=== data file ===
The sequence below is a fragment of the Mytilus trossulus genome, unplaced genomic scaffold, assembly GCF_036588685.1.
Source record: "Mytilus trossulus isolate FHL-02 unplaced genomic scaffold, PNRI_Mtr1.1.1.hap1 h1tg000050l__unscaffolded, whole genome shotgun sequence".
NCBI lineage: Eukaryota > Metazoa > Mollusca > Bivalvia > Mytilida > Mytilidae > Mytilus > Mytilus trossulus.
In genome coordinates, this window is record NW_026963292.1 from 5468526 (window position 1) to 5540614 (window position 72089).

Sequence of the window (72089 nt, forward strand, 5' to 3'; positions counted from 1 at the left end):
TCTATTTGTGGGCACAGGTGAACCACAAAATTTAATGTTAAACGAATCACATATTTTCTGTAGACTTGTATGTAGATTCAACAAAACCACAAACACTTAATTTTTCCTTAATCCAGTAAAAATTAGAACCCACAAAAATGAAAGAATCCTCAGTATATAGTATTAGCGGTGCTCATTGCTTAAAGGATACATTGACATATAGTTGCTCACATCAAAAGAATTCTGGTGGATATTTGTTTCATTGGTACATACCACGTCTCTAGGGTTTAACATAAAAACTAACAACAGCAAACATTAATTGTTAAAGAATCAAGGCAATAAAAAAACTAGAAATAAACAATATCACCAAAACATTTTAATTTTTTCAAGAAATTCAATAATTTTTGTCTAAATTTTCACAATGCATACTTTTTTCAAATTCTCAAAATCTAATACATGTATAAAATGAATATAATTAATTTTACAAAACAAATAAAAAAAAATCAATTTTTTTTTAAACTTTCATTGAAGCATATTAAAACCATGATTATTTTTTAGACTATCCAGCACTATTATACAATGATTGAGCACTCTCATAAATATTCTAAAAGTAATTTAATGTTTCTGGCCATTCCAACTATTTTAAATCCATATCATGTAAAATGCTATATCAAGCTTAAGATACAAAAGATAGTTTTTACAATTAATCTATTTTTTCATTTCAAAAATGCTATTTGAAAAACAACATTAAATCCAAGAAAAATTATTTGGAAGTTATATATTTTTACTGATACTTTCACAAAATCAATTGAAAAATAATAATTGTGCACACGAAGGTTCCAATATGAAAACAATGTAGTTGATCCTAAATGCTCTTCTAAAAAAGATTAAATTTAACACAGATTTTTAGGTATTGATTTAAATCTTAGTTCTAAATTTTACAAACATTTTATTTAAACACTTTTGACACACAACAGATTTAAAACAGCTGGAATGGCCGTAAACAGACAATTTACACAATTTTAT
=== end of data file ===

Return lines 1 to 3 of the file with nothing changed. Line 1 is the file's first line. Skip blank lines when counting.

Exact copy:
The sequence below is a fragment of the Mytilus trossulus genome, unplaced genomic scaffold, assembly GCF_036588685.1.
Source record: "Mytilus trossulus isolate FHL-02 unplaced genomic scaffold, PNRI_Mtr1.1.1.hap1 h1tg000050l__unscaffolded, whole genome shotgun sequence".
NCBI lineage: Eukaryota > Metazoa > Mollusca > Bivalvia > Mytilida > Mytilidae > Mytilus > Mytilus trossulus.